The ENDO Study is a collaborative epidemiologic study whose goal is to assess the relation between exposure to environmental chemicals and lifestyle factors that may affect womens reproductive health. Both persistent and non-persistent chemicals are being assessed in relation to the odds of an incident diagnosis of endometriosis. Endometriosis is a condition in which endometrial tissue is found outside the uterus and can be associated with pelvic pain, menstrual changes and infertility. Approximately 11% of women aged 18-44 years may be affected, and many cases may be currently undetected. To date, the cause of endometriosis is unknown and, increasingly, an environmental etiology is suspected for some affected women. A matched cohort design was utilized to establish two cohorts of women - operative and population. 495 women were recruited from 14 participating clinics located in the San Francisco and Salt Lake City areas. This operative cohort was matched on age and residence with a 50-mile catchment area of participating clinical centers to establish a population cohort comprising 131 women who underwent pelvic MRIs to identify endometriosis or its absence. Women participated in baseline interviews and provided blood and urine samples priort to surgery or MRI. Additional operative biospecimens were obtained from the operative cohort when available (i.e., omentum fat, peritoneal fluid, endometrial implants). Serum, fat and urine samples have undergone toxicologic analysis for the quantification of persistent and short lived chemical exposures to assess their relation with endometriosis and, eventually, other gynecologic conditions such as fibroids. A number of persistent and short lived environmental chemicals have been associated with endometriosis. However, the findings vary by method of diagnosing endometriosis (for example by surgical or MRI visualization).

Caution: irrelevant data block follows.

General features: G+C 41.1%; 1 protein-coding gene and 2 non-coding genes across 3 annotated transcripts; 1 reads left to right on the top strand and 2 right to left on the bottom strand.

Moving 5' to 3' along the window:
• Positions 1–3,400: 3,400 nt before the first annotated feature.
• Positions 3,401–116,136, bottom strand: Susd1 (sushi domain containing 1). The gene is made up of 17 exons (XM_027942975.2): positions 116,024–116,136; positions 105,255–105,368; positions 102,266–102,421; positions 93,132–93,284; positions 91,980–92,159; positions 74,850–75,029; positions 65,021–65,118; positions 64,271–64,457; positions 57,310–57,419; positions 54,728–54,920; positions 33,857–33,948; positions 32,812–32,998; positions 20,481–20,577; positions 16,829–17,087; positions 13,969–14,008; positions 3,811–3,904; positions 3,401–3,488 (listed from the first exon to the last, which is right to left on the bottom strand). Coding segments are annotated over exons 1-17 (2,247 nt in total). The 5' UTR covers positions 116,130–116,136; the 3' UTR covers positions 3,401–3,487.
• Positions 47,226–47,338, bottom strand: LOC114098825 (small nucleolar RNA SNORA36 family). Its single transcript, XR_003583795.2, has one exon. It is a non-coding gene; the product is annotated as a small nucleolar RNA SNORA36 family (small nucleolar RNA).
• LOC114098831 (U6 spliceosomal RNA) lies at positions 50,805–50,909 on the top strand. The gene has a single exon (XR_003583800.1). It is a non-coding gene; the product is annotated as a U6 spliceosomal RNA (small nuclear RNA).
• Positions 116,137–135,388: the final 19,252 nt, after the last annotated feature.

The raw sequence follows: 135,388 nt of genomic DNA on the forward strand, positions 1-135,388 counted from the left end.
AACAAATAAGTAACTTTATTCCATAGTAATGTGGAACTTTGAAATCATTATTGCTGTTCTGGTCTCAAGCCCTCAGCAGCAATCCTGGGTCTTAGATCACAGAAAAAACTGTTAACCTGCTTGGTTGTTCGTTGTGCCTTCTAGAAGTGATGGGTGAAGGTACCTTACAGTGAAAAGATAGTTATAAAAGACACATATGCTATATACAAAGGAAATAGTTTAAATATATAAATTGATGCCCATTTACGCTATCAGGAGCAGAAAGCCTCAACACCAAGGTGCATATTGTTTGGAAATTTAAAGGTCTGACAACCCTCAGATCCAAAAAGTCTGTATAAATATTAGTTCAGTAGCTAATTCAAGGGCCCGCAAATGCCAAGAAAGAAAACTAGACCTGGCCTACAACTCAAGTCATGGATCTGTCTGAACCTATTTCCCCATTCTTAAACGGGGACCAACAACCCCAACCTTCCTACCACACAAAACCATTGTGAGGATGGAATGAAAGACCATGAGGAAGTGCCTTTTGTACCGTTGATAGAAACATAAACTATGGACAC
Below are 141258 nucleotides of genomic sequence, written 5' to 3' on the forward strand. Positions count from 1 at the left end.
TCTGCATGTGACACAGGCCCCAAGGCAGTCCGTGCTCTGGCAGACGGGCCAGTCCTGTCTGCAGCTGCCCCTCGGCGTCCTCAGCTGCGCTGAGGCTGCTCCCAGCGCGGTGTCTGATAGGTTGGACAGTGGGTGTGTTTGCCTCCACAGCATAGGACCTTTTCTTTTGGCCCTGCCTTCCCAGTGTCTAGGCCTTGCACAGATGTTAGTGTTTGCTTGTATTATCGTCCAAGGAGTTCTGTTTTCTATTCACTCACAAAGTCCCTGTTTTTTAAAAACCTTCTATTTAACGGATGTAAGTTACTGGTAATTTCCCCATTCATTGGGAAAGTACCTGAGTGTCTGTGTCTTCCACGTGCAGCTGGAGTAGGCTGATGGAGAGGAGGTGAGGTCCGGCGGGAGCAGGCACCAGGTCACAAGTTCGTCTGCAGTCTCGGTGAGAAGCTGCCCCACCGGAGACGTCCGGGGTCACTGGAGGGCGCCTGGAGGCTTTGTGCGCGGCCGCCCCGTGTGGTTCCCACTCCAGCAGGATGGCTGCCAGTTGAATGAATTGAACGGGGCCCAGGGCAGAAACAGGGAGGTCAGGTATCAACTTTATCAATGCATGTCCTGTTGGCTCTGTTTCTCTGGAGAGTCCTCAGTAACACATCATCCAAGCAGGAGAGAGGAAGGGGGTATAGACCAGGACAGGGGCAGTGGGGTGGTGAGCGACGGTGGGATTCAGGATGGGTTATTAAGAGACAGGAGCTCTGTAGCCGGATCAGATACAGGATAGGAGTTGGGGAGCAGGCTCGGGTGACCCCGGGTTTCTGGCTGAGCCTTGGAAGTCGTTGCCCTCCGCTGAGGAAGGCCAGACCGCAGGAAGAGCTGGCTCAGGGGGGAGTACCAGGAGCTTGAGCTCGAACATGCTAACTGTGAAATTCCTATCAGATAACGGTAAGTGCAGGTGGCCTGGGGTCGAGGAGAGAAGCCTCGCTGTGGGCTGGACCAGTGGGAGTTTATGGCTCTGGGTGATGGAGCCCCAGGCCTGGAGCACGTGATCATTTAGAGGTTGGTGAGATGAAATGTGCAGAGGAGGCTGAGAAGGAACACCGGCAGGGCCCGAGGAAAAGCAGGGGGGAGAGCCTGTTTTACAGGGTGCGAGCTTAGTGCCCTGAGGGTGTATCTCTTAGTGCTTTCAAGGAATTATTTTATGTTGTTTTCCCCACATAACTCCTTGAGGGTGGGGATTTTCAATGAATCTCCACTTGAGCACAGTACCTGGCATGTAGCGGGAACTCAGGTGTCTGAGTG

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Schliep, K C; Chen, Z; Stanford, J B et al. (2017) Endometriosis diagnosis and staging by operating surgeon and expert review using multiple diagnostic tools: an inter-rater agreement study. BJOG 124:220-229
Schliep, K C; Mumford, Sunni L; Johnstone, Erica B et al. (2016) Sexual and physical abuse and gynecologic disorders. Hum Reprod 31:1904-12
Buck Louis, Germaine M; Backonja, Uba; Schliep, Karen C et al. (2016) Women's Reproductive History Before the Diagnosis of Incident Endometriosis. J Womens Health (Larchmt) 25:1021-1029
Backonja, Uba; Buck Louis, Germaine M; Lauver, Diane R (2016) Overall Adiposity, Adipose Tissue Distribution, and Endometriosis: A Systematic Review. Nurs Res 65:151-66
Johnstone, Erica B; Louis, Germaine M Buck; Parsons, Patrick J et al. (2014) Increased urinary cobalt and whole blood concentrations of cadmium and lead in women with uterine leiomyomata: Findings from the ENDO Study. Reprod Toxicol 49:27-32
Pollack, Anna Z; Louis, Germaine M Buck; Chen, Zhen et al. (2013) Trace elements and endometriosis: the ENDO study. Reprod Toxicol 42:41-8
Buck Louis, Germaine M; Peterson, C Matthew; Chen, Zhen et al. (2013) Bisphenol A and phthalates and endometriosis: the Endometriosis: Natural History, Diagnosis and Outcomes Study. Fertil Steril 100:162-9.e1-2
Wolff, Erin Foran; Sun, Liping; Hediger, Mary L et al. (2013) In utero exposures and endometriosis: the Endometriosis, Natural History, Disease, Outcome (ENDO) Study. Fertil Steril 99:790-5
Peterson, C Matthew; Johnstone, Erica B; Hammoud, Ahmad O et al. (2013) Risk factors associated with endometriosis: importance of study population for characterizing disease in the ENDO Study. Am J Obstet Gynecol 208:451.e1-11
Buck Louis, Germaine M; Hediger, Mary L; Peterson, C Matthew et al. (2011) Incidence of endometriosis by study population and diagnostic method: the ENDO study. Fertil Steril 96:360-5

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